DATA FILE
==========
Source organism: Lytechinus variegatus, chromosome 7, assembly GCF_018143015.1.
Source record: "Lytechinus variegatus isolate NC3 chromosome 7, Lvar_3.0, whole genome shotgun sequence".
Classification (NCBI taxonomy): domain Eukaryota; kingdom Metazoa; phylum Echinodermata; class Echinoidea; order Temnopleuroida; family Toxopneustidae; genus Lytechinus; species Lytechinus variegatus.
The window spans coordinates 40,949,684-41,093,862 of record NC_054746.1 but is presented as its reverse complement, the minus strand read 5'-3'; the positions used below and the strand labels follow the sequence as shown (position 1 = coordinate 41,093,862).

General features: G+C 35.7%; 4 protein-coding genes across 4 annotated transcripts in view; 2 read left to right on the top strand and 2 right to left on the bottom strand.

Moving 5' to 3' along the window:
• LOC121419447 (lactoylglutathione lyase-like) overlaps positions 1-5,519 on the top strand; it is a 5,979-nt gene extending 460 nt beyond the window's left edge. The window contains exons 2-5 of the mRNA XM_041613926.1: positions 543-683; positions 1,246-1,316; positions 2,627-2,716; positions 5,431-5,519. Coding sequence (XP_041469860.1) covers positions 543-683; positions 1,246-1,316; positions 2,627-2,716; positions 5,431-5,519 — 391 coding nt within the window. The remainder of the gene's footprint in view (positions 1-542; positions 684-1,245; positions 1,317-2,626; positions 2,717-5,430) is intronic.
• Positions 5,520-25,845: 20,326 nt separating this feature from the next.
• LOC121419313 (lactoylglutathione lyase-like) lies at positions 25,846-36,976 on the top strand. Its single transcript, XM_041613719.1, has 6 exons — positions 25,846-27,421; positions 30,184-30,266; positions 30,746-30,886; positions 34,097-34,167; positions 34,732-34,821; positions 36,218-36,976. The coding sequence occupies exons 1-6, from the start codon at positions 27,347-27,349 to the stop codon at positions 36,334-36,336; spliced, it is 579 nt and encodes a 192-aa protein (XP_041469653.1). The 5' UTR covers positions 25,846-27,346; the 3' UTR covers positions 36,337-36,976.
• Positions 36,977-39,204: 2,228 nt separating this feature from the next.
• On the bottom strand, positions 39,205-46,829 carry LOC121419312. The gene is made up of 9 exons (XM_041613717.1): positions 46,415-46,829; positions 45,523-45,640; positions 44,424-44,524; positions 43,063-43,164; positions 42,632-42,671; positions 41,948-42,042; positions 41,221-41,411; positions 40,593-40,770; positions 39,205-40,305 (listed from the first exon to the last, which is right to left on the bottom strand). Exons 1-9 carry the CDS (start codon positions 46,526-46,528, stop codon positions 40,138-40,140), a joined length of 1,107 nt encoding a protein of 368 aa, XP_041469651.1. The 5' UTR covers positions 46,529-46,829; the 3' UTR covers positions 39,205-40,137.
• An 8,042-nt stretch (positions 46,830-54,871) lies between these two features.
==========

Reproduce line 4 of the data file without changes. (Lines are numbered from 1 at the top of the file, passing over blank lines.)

The window spans coordinates 40,949,684-41,093,862 of record NC_054746.1 but is presented as its reverse complement, the minus strand read 5'-3'; the positions used below and the strand labels follow the sequence as shown (position 1 = coordinate 41,093,862).